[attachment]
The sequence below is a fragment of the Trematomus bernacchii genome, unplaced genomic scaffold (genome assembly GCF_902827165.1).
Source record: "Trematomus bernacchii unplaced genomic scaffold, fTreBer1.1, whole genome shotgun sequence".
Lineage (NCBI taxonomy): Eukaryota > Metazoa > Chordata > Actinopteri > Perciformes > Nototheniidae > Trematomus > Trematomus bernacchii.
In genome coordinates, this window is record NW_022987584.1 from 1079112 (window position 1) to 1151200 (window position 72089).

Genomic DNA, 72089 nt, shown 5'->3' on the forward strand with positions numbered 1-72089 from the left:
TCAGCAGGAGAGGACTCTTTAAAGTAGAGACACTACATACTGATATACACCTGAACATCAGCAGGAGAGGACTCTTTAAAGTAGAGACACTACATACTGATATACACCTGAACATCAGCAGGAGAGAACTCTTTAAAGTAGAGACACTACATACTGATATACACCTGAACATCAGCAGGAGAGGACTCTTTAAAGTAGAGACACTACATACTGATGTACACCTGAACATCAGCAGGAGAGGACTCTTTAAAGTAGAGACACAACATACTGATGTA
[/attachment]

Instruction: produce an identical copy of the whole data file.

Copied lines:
The sequence below is a fragment of the Trematomus bernacchii genome, unplaced genomic scaffold (genome assembly GCF_902827165.1).
Source record: "Trematomus bernacchii unplaced genomic scaffold, fTreBer1.1, whole genome shotgun sequence".
Lineage (NCBI taxonomy): Eukaryota > Metazoa > Chordata > Actinopteri > Perciformes > Nototheniidae > Trematomus > Trematomus bernacchii.
In genome coordinates, this window is record NW_022987584.1 from 1079112 (window position 1) to 1151200 (window position 72089).

Genomic DNA, 72089 nt, shown 5'->3' on the forward strand with positions numbered 1-72089 from the left:
TCAGCAGGAGAGGACTCTTTAAAGTAGAGACACTACATACTGATATACACCTGAACATCAGCAGGAGAGGACTCTTTAAAGTAGAGACACTACATACTGATATACACCTGAACATCAGCAGGAGAGAACTCTTTAAAGTAGAGACACTACATACTGATATACACCTGAACATCAGCAGGAGAGGACTCTTTAAAGTAGAGACACTACATACTGATGTACACCTGAACATCAGCAGGAGAGGACTCTTTAAAGTAGAGACACAACATACTGATGTA